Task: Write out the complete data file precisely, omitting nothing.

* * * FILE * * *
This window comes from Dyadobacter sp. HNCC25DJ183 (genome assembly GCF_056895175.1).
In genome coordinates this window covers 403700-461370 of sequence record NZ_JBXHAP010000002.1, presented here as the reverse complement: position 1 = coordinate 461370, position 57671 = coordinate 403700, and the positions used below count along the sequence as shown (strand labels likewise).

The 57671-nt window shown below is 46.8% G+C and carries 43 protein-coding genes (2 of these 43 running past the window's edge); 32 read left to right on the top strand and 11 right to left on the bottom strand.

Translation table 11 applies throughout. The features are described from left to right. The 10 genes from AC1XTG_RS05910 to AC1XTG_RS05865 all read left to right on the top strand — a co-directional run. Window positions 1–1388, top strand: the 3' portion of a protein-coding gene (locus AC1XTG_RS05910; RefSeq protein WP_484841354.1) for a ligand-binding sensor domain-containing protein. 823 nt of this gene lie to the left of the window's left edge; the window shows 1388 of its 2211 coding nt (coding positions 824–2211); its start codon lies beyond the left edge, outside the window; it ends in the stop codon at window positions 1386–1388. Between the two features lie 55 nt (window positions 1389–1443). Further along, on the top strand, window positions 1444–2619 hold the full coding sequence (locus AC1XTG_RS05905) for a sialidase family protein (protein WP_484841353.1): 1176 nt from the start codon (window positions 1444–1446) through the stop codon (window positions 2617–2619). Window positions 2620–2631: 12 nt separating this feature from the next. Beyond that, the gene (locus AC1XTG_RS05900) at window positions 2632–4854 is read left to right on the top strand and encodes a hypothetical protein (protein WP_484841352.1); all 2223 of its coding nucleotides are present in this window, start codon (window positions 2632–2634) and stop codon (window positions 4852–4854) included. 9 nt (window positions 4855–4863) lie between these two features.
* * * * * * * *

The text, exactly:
This window comes from Dyadobacter sp. HNCC25DJ183 (genome assembly GCF_056895175.1).
In genome coordinates this window covers 403700-461370 of sequence record NZ_JBXHAP010000002.1, presented here as the reverse complement: position 1 = coordinate 461370, position 57671 = coordinate 403700, and the positions used below count along the sequence as shown (strand labels likewise).

The 57671-nt window shown below is 46.8% G+C and carries 43 protein-coding genes (2 of these 43 running past the window's edge); 32 read left to right on the top strand and 11 right to left on the bottom strand.

Translation table 11 applies throughout. The features are described from left to right. The 10 genes from AC1XTG_RS05910 to AC1XTG_RS05865 all read left to right on the top strand — a co-directional run. Window positions 1–1388, top strand: the 3' portion of a protein-coding gene (locus AC1XTG_RS05910; RefSeq protein WP_484841354.1) for a ligand-binding sensor domain-containing protein. 823 nt of this gene lie to the left of the window's left edge; the window shows 1388 of its 2211 coding nt (coding positions 824–2211); its start codon lies beyond the left edge, outside the window; it ends in the stop codon at window positions 1386–1388. Between the two features lie 55 nt (window positions 1389–1443). Further along, on the top strand, window positions 1444–2619 hold the full coding sequence (locus AC1XTG_RS05905) for a sialidase family protein (protein WP_484841353.1): 1176 nt from the start codon (window positions 1444–1446) through the stop codon (window positions 2617–2619). Window positions 2620–2631: 12 nt separating this feature from the next. Beyond that, the gene (locus AC1XTG_RS05900) at window positions 2632–4854 is read left to right on the top strand and encodes a hypothetical protein (protein WP_484841352.1); all 2223 of its coding nucleotides are present in this window, start codon (window positions 2632–2634) and stop codon (window positions 4852–4854) included. 9 nt (window positions 4855–4863) lie between these two features.